China drops GDP target for first time in wake of coronavirus

China’s National People’s Congress has abandoned setting a gross domestic product target for the first time as the country faces its most severe economic downturn since the 1970s in the wake of the coronavirus outbreak.

The growth target is normally included in the work report that is presented at the annual gathering of lawmakers, which was delayed by almost three months this year owing to the pandemic.

Many experts do not trust China’s reported economic figures, but the target often provides guidance on the central government’s confidence in underlying economic conditions.

The economy contracted by 6.8 per cent in the first quarter of the year after activity ground to a halt during the coronavirus outbreak. Many economists’ outlooks for 2020 are less than half of the 6.1 per cent growth rate posted last year.

Despite the slowdown, China announced on Friday it would increase its military budget by 6.6 per cent to Rmb1.27tn ($178bn) for 2020.

Last year China raised military spending by 7.5 per cent to Rmb1.19tn, or 1.2 per cent of GDP.

Li Keqiang, the Chinese premier who delivered the work report on Friday, noted that the government refrained from setting a GDP target not because of domestic conditions but because foreign markets were so uncertain.

The outbreak initially devastated China’s capacity to manufacture products in its factories. But as the virus spread across the globe, demand from other markets for Chinese goods fell dramatically.

Mr Li noted that the negative growth caused by the economic slowdown was worth the lives saved.

“Life is invaluable,” he said. “This is a price we must pay, and a price worth paying.”

Many economists have argued that the target should be ditched because it promotes wasteful, low-quality growth. The goal often pushed provincial officials to generate production regardless of demand.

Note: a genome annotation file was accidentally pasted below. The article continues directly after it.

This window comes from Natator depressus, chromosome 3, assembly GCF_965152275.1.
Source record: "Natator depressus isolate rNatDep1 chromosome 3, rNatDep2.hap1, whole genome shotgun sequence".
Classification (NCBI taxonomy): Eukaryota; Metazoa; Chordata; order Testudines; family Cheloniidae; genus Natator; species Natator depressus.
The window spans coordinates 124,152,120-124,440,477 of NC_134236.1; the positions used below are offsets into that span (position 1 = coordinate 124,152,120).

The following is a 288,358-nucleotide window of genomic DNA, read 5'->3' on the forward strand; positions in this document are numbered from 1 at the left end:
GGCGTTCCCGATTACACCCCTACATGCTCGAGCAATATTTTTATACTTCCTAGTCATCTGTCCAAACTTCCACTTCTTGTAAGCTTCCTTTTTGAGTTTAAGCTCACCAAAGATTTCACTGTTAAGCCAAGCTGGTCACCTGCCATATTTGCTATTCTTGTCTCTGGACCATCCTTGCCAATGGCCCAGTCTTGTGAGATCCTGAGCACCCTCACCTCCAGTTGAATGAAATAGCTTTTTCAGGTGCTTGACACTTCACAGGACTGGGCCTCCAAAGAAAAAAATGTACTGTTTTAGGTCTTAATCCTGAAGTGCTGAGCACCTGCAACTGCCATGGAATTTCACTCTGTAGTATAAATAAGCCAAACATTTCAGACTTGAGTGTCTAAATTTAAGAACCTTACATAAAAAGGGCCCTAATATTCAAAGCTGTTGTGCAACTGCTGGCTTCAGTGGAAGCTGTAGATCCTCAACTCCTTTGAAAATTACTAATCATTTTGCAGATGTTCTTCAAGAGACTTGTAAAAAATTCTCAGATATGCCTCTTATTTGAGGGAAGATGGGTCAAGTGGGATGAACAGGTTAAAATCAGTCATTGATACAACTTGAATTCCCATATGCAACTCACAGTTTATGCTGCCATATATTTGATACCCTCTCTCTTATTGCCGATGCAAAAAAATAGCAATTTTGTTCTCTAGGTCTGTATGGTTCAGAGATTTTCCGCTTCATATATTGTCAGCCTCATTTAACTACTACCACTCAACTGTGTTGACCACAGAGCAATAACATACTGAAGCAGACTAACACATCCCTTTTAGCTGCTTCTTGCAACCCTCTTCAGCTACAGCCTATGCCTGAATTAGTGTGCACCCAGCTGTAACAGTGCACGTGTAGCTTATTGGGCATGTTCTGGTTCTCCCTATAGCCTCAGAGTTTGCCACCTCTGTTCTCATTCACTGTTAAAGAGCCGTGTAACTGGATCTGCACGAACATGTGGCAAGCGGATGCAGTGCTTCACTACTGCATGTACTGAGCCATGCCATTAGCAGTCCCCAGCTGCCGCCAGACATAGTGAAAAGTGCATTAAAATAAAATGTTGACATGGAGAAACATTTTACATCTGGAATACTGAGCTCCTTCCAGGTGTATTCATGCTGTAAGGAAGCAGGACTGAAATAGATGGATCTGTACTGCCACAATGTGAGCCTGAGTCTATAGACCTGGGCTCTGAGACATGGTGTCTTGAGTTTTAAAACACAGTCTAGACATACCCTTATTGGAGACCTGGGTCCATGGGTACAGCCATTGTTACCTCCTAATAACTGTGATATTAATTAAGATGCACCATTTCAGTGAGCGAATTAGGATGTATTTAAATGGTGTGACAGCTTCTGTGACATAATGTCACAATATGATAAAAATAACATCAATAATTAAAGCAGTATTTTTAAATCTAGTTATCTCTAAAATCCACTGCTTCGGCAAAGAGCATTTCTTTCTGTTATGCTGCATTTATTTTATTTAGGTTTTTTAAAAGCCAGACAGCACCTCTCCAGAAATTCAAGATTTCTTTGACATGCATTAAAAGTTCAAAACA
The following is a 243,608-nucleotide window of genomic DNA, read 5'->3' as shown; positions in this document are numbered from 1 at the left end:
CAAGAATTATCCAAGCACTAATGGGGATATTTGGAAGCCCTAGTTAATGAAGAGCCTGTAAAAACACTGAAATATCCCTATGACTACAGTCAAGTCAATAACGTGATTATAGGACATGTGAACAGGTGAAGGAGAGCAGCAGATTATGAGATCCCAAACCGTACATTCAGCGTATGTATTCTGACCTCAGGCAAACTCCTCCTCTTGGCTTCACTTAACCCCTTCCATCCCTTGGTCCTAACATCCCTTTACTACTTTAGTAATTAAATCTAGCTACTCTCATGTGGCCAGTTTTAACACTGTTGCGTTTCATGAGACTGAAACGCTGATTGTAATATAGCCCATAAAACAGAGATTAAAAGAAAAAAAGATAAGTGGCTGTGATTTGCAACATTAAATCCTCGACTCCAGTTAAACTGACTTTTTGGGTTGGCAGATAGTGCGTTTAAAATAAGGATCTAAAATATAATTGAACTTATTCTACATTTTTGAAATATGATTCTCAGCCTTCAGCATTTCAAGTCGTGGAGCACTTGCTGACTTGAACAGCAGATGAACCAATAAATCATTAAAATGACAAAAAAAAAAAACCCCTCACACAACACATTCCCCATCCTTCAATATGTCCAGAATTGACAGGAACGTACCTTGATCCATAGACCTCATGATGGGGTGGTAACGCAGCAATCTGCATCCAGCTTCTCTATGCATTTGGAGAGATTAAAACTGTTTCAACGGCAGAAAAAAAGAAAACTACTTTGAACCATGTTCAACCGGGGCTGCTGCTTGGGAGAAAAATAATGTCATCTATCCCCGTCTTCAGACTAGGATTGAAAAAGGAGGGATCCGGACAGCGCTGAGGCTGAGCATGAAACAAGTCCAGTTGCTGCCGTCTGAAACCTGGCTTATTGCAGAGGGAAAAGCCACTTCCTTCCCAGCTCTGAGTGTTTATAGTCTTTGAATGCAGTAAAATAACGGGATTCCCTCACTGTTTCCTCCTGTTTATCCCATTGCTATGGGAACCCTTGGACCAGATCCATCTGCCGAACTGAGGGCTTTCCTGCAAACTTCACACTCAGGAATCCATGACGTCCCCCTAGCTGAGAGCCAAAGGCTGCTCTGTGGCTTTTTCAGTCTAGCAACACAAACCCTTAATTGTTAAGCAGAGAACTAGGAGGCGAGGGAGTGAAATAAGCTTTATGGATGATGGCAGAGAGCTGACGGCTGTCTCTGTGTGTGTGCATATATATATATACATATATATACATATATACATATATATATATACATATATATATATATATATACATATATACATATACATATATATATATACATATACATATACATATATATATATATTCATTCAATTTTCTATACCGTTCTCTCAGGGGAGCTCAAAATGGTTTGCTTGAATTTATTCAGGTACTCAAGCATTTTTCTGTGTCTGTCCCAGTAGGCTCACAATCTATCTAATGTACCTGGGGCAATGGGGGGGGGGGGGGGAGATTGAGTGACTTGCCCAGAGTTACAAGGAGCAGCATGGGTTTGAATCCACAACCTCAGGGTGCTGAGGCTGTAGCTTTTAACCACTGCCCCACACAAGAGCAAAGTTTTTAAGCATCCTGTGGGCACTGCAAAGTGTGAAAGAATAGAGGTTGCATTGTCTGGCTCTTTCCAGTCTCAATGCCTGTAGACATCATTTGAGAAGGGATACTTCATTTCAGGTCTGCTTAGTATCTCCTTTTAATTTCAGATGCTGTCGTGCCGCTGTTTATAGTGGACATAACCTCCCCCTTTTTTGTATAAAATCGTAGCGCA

“China’s decision to eschew a GDP growth target rightly de-emphasises growth at all costs and shifts the emphasis to the quality and sustainability of growth,” said Eswar Prasad at Cornell University.

“The government has wisely used the opportunity provided by the highly uncertain economic outlook in the aftermath of the coronavirus outbreak to drop the growth target.”

The work report said that China was expected to raise its fiscal deficit to more than 3.6 per cent of GDP, up from 2.6 per cent last year. It will also issue Rmb1tn in treasury bonds to mitigate the impact of Covid-19. 

China has largely controlled the outbreak of coronavirus on its own soil. But the Communist party and its leader Xi Jinping still face some of the greatest challenges in several generations.

Mr Li listed several of the leadership’s worries: “Pressure on employment has risen significantly. Enterprises, especially micro, small and medium businesses, face growing difficulties. There are increasing risks in the financial sector and other areas.”

China faces deepening tensions with the US, too. The world’s two largest economies have traded barbs over the origins and early containment of the coronavirus outbreak. Analysts have warned that the friction threatens the first phase of a trade deal agreed with the US at the start of the year.

Greater US support for Taiwan has also angered Beijing, which claims the island as its own.

Western experts debate the degree to which China’s official budget excludes aspects of military spending. The International Institute for Strategic Studies, a London-based think-tank, normally add about 33 per cent on top of the given figure.

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An independent estimate by the Stockholm International Peace Research Institute think-tank put the US military budget in 2019 at $732bn, representing 38 per cent of global defence spending, compared with China’s $261bn over the same period.

Hu Xijin, editor of nationalist tabloid Global Times, argued on microblog Weibo that China needed to keep increasing its budget owing to the shifts in the global order during the pandemic, which made the US act in an “unprecedentedly rash” manner.

“China needs to strengthen military strength as a deterrence and to ensure that the US dares not carry out a reckless attack,” he wrote.

Additional reporting by Emma Zhou

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